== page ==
There’s been a whole lot of bad press for Major League Baseball this offseason. The Houston Astros stealing signs scandal has been the biggest one, but Major League Baseball’s plan to try and eliminate 40 affiliates from Minor League Baseball has been quite big in its own right. And on Sunday both of those things were discussed by Major League Baseball Commissioner Rob Manfred in Florida as he met with some members of the press. You can watch the nearly 30 minutes of the press conference below. Manfred doesn’t take the podium until the 13-minute mark.
To say that the press conference was a disaster would be an understatement. One of the first things out of Rob Manfred’s mouth was disingenuous at best, and an outright lie at worst, when he said this:
First of all, when we began the investigation after we became aware of the Houston situation, we started with an important and fundamental goal. And that goal was to make sure that we found the facts, completed the investigation, figured out what was going on and put ourselves in a position to be as transparent with the fans and other clubs as possible. And our desire to find the facts, to figure out what really went on drove a lot of the decisions we made in the investigative process. And you might look backwards and say I would have made a different decision. I will tell you this I think the worst possible outcome for this institution would have been if we conducted an investigation and came back and said you know we just couldn’t figure out what went on. People had a right to know what happened, and we did achieve that goal.
Transparent? The people had a right to know what happened and you achieved that goal? It wasn’t even 48 hours after the release of Major League Baseball’s report that the Wall Street Journal’s Jared Diamond got his hands on an email from Rob Manfred to Jeff Luhnow showing that there was clearly more going on, who knew what, within the original report. Eventually Diamond was able to ask Manfred directly about that. His response began with this:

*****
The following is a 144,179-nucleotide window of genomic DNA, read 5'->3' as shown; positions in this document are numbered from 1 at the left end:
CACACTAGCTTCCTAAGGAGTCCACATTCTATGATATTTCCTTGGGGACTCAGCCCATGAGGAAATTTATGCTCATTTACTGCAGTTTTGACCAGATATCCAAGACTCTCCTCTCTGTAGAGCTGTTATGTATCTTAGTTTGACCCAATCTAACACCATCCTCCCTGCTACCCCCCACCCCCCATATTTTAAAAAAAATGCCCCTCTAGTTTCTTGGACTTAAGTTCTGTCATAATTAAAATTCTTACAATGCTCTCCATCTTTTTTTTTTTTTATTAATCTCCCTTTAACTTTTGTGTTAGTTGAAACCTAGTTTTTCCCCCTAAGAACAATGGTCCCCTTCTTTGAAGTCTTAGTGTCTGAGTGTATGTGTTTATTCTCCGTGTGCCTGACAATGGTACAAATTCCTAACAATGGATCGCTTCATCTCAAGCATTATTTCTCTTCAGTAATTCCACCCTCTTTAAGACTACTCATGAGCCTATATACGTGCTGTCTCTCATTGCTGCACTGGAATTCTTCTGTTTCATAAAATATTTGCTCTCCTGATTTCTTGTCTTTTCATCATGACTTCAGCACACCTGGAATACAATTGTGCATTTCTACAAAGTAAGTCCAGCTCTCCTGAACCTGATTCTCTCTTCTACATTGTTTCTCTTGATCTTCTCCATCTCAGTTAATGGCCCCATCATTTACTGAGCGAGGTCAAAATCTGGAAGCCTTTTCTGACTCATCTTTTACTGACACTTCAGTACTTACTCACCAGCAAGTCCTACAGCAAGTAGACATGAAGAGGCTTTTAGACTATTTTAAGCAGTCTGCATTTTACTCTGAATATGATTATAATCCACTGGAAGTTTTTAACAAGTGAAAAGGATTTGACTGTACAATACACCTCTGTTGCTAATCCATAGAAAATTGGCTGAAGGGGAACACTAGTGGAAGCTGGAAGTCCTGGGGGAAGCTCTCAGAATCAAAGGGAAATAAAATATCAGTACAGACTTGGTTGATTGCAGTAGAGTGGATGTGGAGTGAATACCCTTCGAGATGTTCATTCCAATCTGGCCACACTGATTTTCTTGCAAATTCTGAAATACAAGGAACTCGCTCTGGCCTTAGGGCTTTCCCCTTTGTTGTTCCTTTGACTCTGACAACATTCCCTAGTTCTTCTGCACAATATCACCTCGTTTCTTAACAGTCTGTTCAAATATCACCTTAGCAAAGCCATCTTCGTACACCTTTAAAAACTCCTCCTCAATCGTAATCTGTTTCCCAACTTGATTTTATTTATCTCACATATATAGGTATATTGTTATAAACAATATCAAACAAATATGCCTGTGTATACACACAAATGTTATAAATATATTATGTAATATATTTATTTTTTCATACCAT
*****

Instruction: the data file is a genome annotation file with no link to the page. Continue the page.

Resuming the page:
You know, congratulations. You got a private letter that, you know, I sent to a club official. Nice reporting on your part.
And it was said in the most smug way possible. He was a liar who was caught lying and wasn’t happy that someone called him out on it. The entire thing was a mess. But there was a part in there about the possible contraction of teams in Minor League Baseball. Around the 35-minute mark of the video above, Peter King asked two questions – the first about the possible contraction and then the playoff format. How did Rob Manfred start out the answer? Buckle up:
If I was a wise guy I’d say one question per customer, but I’ll answer them both (followed by a chuckle from himself).
After a joking sort of threat, he did answer the question. And there are a few things to address within his answer, but let’s read what he said first:
First of all, I want to be clear about the proposal that was made to Minor League Baseball. The proposal that we made and every single conversation that we’ve had with Minor League Baseball about this topic included a plan so that every single community that currently has professional baseball would have some form of professional baseball. Minor League Baseball has chosen to mischaracterize the discussions in an effort to try and put pressure on them. Unfortunately from a process perspective, I think it has probably set the process back.
From the very beginning we made it very clear to Minor League Baseball that we had one fundamental goal we want to send our young players to facilities that are adequate to promote their development, and meet their basic, and I mean basic health and safety needs. We have a number of facilities out there where that’s not true. It’s not true because minor league owners have refused to invest in their facilities. And we are not going to continue to send players to those facilities. We’re going to have to find another way to keep baseball in those communities.